Enriching today’s décor with exceptional paintings from the past

Robert Atkinson Fox (American 1860 – 1935)Young Girl with Horse

Oil on canvas, 35 x 24.25 inches/Signed lower right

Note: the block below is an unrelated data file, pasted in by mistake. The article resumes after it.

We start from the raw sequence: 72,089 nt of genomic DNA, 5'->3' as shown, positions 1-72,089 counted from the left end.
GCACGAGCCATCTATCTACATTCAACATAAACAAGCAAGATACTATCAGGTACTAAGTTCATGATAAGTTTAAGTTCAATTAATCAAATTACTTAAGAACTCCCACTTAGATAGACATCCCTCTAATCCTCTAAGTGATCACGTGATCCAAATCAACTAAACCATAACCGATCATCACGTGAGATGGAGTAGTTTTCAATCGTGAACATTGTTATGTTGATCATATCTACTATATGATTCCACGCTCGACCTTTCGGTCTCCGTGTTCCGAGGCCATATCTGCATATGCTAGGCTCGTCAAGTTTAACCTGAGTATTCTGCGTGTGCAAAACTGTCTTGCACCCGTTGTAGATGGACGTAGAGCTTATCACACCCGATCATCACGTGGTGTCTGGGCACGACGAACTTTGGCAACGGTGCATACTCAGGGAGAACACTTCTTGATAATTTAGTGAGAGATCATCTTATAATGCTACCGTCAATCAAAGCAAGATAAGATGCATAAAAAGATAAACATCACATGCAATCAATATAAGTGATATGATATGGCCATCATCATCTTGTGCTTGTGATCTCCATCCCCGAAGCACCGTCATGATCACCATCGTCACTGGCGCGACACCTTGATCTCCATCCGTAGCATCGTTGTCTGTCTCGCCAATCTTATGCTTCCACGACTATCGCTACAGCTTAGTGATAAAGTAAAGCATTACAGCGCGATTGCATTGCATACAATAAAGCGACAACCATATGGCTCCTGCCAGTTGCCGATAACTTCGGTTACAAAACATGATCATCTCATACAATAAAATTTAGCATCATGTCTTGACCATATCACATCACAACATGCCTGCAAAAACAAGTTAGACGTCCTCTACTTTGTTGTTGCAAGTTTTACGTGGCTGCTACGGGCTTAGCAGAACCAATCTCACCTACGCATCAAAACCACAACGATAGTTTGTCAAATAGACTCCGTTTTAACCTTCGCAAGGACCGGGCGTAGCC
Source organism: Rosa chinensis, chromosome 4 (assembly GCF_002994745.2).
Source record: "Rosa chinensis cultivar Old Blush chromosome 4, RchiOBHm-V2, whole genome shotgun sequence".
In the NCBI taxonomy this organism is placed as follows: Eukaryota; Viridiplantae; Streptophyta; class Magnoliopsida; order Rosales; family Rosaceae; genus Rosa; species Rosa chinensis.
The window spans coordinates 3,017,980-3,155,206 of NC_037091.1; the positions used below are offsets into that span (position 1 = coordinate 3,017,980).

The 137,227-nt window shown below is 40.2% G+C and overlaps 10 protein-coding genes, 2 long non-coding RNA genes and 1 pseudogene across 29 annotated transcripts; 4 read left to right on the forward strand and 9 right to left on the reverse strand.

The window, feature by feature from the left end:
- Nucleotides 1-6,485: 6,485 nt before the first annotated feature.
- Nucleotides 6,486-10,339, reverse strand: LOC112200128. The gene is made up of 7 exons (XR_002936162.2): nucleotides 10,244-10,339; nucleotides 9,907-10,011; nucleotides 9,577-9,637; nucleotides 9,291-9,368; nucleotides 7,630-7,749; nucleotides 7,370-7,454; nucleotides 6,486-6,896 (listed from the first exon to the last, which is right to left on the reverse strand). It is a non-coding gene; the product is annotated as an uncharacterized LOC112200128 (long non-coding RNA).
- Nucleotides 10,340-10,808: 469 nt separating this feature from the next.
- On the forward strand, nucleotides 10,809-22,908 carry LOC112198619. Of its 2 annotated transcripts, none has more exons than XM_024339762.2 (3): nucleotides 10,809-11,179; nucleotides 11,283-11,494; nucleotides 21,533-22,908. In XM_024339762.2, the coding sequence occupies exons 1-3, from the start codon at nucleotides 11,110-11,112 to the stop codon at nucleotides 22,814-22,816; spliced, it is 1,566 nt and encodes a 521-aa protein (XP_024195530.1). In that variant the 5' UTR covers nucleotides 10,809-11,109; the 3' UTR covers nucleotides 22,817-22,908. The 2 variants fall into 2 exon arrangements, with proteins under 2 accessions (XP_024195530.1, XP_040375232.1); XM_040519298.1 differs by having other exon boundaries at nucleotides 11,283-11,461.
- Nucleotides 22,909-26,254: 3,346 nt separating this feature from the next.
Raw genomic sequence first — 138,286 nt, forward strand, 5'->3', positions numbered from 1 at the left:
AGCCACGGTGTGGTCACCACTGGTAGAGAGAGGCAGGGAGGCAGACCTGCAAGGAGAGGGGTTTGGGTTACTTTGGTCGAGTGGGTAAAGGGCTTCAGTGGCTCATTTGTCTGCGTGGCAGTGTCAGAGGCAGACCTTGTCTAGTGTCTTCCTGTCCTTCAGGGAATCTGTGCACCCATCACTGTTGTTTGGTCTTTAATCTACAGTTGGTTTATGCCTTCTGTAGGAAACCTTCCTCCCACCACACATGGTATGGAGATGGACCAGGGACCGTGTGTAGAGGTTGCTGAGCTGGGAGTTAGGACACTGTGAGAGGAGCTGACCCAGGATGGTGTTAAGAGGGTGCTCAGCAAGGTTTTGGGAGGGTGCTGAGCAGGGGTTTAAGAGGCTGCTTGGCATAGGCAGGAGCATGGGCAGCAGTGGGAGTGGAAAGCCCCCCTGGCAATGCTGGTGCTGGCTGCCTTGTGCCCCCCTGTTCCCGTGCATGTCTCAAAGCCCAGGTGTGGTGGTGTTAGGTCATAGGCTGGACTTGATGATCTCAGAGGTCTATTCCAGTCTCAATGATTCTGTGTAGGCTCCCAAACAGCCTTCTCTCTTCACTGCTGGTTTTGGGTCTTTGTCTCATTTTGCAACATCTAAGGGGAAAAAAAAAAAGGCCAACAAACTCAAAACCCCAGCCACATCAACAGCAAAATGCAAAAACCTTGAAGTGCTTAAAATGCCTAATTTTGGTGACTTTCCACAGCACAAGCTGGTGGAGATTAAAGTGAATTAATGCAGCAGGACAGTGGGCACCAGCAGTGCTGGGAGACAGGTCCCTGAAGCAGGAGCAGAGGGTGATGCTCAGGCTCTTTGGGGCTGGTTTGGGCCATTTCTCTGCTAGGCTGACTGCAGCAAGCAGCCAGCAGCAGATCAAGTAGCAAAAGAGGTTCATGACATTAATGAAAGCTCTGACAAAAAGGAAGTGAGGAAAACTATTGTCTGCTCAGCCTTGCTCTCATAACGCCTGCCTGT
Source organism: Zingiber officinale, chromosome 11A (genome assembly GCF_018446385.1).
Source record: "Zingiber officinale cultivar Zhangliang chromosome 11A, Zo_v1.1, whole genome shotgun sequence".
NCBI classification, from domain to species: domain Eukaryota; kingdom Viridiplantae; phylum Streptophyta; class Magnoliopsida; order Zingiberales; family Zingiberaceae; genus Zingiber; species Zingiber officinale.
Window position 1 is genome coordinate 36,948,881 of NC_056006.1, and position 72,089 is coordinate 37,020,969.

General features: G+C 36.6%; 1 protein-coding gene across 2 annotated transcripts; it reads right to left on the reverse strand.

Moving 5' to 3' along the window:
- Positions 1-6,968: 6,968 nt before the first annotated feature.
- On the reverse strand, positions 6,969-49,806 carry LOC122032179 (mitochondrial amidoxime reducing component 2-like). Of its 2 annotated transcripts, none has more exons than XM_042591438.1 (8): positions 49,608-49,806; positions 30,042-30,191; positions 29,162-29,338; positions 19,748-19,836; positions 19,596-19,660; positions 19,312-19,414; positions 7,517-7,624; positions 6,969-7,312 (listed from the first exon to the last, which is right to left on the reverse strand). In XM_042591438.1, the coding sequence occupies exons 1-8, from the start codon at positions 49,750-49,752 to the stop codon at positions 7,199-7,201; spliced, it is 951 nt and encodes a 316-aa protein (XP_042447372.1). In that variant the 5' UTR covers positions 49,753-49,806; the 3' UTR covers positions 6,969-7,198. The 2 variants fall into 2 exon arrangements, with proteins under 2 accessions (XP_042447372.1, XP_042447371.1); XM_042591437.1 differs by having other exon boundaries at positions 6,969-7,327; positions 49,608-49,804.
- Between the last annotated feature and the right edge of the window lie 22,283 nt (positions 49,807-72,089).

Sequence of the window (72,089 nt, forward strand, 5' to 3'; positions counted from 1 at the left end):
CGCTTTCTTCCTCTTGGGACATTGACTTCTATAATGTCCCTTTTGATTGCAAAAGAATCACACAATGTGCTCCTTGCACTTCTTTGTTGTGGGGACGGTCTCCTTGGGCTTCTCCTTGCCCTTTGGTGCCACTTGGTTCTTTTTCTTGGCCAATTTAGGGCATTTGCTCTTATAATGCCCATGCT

Fox was born in Toronto, Canada, where he studied with portrait painter John Wesley Bridgeman at the Ontario Society of Artists. He immigrated to the United States circa the late 1880s, after having taken study in Europe. He first lived in New York City, then Philadelphia, Pennsylvania. His portraiture work included paintings of Grover Cleveland, (the 22nd and 24th United States President), Benjamin Harrison (23rd United States President) and Sir John McDonald (the first Prime Minister of Canada). Fox began his career as an illustrator in 1900 after he moved to Philadelphia, Pennsylvania. Between 1904 and 1920 he and his second wife, moved frequently but kept within the vicinity of Philadelphia, finally settling in West Long Branch, New Jersey. He became a successful commercial illustrator—commissioned by major calendar companies and art print publishers. His work appeared as art prints, calendars, advertising pieces, ink blotters, candy, handkerchief and jewelry boxes, magazine covers, children's books, newspaper inserts, postcards, puzzles, and thermometers. His subjects included genre (women and children), landscapes, enchanted gardens, country-sides, cottages, animals and pets. He also painted Indians and Indian maidens and the “Wild West”, although he had never visited the West, and historical and contemporary themes, hunting and fishing scenes, adventure, ships, and historic figures such as Washington, Lafayette, Franklin and Theodore Roosevelt. Fox worked for many other publishers, including Brown and Bigelow of St. Paul, Minnesota, Edward Gross & Co. of New York, Master Art Publishers, Chicago, The Red Wing Advertising Company, and the Thomas D. Murphy Co. of Red Oak, Iowa among others. His commercial work has been compared to that of another Philadelphia artist, Maxfield Parrish. Some of Fox’s work is either unsigned or signed with a fictitious name. This was due to a company wanting to make it appear as if they had a larger group of artists working for them. It is also possible that Fox used pseudonyms as a way to keep hidden that he was also working for competitors. One of Fox’s major clients, the John Baumgarth Company, was located in Chicago, Illinois and he made frequent trips there. In 1924 he moved the family to Chicago and remained there until his death in 1935. He exhibited at the Philadelphia Art Club (1898); Art Club of Philadelphia, and the New York Academy of Design.

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